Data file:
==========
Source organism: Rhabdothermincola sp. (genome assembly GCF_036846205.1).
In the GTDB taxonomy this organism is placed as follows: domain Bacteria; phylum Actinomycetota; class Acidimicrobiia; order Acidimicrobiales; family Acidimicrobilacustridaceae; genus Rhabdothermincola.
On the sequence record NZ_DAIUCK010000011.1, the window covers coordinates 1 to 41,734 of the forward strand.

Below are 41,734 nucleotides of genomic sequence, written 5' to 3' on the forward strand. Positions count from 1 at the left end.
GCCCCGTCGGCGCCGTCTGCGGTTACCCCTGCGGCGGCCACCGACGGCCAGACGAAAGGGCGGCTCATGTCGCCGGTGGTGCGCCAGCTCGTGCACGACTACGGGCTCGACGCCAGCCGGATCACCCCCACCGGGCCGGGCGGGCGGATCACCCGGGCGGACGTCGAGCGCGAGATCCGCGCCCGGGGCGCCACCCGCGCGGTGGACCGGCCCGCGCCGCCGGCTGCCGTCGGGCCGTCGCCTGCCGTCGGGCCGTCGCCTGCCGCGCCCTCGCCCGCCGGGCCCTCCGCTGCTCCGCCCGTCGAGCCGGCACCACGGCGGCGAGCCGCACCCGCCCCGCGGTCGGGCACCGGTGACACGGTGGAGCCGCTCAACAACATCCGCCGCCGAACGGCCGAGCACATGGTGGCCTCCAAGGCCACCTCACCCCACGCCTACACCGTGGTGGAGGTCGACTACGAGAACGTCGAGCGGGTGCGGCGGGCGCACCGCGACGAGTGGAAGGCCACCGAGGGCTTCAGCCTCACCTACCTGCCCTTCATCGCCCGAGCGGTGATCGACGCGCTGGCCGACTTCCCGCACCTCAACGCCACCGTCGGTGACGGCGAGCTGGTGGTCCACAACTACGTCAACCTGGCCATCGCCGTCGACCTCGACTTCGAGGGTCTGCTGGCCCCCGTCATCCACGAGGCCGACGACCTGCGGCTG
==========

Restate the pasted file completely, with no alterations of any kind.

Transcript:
Source organism: Rhabdothermincola sp. (genome assembly GCF_036846205.1).
In the GTDB taxonomy this organism is placed as follows: domain Bacteria; phylum Actinomycetota; class Acidimicrobiia; order Acidimicrobiales; family Acidimicrobilacustridaceae; genus Rhabdothermincola.
On the sequence record NZ_DAIUCK010000011.1, the window covers coordinates 1 to 41,734 of the forward strand.

Below are 41,734 nucleotides of genomic sequence, written 5' to 3' on the forward strand. Positions count from 1 at the left end.
GCCCCGTCGGCGCCGTCTGCGGTTACCCCTGCGGCGGCCACCGACGGCCAGACGAAAGGGCGGCTCATGTCGCCGGTGGTGCGCCAGCTCGTGCACGACTACGGGCTCGACGCCAGCCGGATCACCCCCACCGGGCCGGGCGGGCGGATCACCCGGGCGGACGTCGAGCGCGAGATCCGCGCCCGGGGCGCCACCCGCGCGGTGGACCGGCCCGCGCCGCCGGCTGCCGTCGGGCCGTCGCCTGCCGTCGGGCCGTCGCCTGCCGCGCCCTCGCCCGCCGGGCCCTCCGCTGCTCCGCCCGTCGAGCCGGCACCACGGCGGCGAGCCGCACCCGCCCCGCGGTCGGGCACCGGTGACACGGTGGAGCCGCTCAACAACATCCGCCGCCGAACGGCCGAGCACATGGTGGCCTCCAAGGCCACCTCACCCCACGCCTACACCGTGGTGGAGGTCGACTACGAGAACGTCGAGCGGGTGCGGCGGGCGCACCGCGACGAGTGGAAGGCCACCGAGGGCTTCAGCCTCACCTACCTGCCCTTCATCGCCCGAGCGGTGATCGACGCGCTGGCCGACTTCCCGCACCTCAACGCCACCGTCGGTGACGGCGAGCTGGTGGTCCACAACTACGTCAACCTGGCCATCGCCGTCGACCTCGACTTCGAGGGTCTGCTGGCCCCCGTCATCCACGAGGCCGACGACCTGCGGCTG